Advice for summer interns on Wall Street

For most people, Memorial Day is the unofficial start of the summer season. However, on Wall Street the summer officially begins when the interns arrive. Intern season means lots of networking events, mentoring and hangovers. When hordes of "Wolf of Wall Street" wannabes infiltrate the trading floor with their deer-in-the-headlights looks, it can be a distraction for the professionals. However, an intern doesn't have to be a distraction. Follow these rules and you'll make a positive impression — and have a shot at that highly-coveted full-time job on Wall Street.

Source: Raj Mahal

1. Your most important job is to get lunch right. I have a philosophy about getting lunch orders right. It can't make your career but it certainly can break it. How can a senior trader trust your decision-making with a trade that can make or lose millions, if you can't correctly order lunch for 15 starving traders from Shake Shack? Trading the markets can be cruel, but not as cruel as a bond trader can be when he is down millions, and you order Egg Drop instead of Hot and Sour Soup and forget the hot oil. It's about attention to detail. It is so important on Wall Street and what better way to show your attention to detail than lunch?

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I once had an intern who thought that it was OK for Blockheads to charge me $60 for lunch for one person. I don't know how they came up with that charge, but if I am paying $60 for Mexican take out, it better include a bottle of Cafe Patron and a mariachi band singing Guantanamera. Needless to say, that intern didn't make it.

2. Give them a reason to talk to you. Remember that, other than human resources, nobody really cares about interns being around. Think of it like a six-week Tinder meeting. You can be "swiped left" at any time. So when you approach your trading-floor idol, come prepared. Introduce yourself because he won't know your name. (I thought all interns should have been required to wear name tags but human resources wouldn't allow it.) Give your idol a reason to talk to you. Offer him gum, Mentos, your sister's phone number — anything of value to trade for 60 seconds of his valuable time on why he is shorting BJ Services.

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Also, you won't be doing anything important but be pleasant and attentive. Offer to do research on a company he is looking at. Offer to do spreadsheets. Offer to pick up his dry cleaning. Also, it's very important to just watch. Write down your questions and ask them after the market has closed. And when surfing the web, make sure it is work-related. Getting caught spending time on Facebook or is a sure way to get a one-way ticket to Main Street.

3. Keep it together at the networking events. The reason most professionals are at these events are for the free booze. Don't be a tool. Don't start challenging a managing director to a chugging contest and call him a pus*y if he declines. If he challenges you, then by all means you had better win. Don't get rowdy and know your limit. If you've had enough, order a club soda with lime. It looks like a drink. Wall Street is all about appearances.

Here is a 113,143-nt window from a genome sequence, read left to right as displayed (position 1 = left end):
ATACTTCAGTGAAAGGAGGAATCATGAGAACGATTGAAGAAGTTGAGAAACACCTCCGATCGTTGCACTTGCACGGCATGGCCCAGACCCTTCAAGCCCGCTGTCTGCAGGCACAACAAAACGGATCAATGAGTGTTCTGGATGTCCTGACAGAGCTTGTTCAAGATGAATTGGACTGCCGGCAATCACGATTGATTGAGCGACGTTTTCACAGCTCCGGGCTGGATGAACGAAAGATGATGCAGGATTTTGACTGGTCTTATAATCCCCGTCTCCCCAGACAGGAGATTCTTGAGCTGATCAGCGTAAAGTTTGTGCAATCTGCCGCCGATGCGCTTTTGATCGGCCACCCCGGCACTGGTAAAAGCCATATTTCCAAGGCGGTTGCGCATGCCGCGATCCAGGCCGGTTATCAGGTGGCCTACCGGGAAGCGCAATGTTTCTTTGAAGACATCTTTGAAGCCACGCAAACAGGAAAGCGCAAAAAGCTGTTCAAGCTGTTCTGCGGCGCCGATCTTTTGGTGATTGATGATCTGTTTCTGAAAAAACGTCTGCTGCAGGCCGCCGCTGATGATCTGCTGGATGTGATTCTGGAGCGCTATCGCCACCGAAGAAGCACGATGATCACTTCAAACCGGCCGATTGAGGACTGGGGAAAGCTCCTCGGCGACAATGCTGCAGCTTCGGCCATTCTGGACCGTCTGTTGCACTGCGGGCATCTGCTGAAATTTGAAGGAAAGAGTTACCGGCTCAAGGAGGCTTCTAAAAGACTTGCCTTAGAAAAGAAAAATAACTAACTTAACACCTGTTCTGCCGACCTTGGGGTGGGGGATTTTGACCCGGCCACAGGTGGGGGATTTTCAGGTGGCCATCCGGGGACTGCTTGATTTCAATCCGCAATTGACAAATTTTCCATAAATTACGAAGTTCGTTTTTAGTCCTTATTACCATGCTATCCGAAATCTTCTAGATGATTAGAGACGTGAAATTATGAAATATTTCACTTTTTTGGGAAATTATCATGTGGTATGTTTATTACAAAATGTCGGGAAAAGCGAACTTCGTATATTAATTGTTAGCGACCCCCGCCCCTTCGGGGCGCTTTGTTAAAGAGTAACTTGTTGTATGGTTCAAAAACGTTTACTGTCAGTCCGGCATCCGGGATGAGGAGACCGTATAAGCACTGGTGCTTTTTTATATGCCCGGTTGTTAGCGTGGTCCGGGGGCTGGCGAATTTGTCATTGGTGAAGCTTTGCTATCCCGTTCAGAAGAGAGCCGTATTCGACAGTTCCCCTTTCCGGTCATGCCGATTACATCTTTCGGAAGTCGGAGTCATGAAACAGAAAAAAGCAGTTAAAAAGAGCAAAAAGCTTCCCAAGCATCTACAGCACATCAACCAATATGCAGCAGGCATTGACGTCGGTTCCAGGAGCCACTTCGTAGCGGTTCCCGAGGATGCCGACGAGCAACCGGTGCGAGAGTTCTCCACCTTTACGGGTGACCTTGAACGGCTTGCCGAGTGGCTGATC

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Don't offer up your services for extracurricular activities. Don't tell a managing director, "If you are looking for XYZ, I've got a guy." This is Wall Street. He has a guy and certainly doesn't need you. Unless, of course, your father works at Blue Star Airlines and they are getting exonerated for a plane crash.

Also, don't make this a place to hook up. This isn't Tao in the Meatpacking district. You are going to see every one of these faces again — and sober — tomorrow. Don't give them a reason to talk about you. The only exception would be if you're going to pull V. Stiviano. Hook up with a managing director, pretend like you are some innocent soul who cares about your prey, then sue him for sexual harassment, extort money from him or have him sell you the Clippers.

4. How to dress. This is very important advice. Don't stand out with what you wear or your "look." Don't think you are Jim Rogers and wear a bow tie. Don't wear suspenders because you want to be Gordon Gekko. Don't wear a flashy belt buckle because you want to be JR Ewing. Dress like everyone else and blend in so someone from the outside can't tell you are an intern.

Wall Street also has casual Fridays in the summer. Never EVER, under any circumstances, wear khakis unless you want a job at Old Navy. I advise wearing a button down but if you are going to go with a golf shirt, make sure it's solid with a cool logo like Pebble Beach or Rolex. Don't wear the same color pants and shirt because your favorite golfer is Rickie Fowler. Don't wear big stripes unless you want your nickname to be Fatty Stripe Boy.

Dubious of any of this advice? You haven't been on Wall Street long enough to doubt ANYTHING. Shut up, keep your head down and learn the rules. You can't break a rule until you know what it is.

You're welcome.

Raj Malhotra (Raj Mahal is his stage name) is a former Wall Street trader-turned-stand-up-comedian. He has worked at Wall Street firms covering three continents, including at Bank of America, BNP Paribas and Nomura. He draws from his unique ethnic background and Wall Street career to entertain audiences nightly, highlighting the struggles of the 1 percent. He can be seen at Gotham Comedy Club, Broadway Comedy Club, NY Comedy Club, Greenwich Village Comedy Club, and the Tribeca Comedy Lounge. Follow him on Twitter @RajMahalTweets.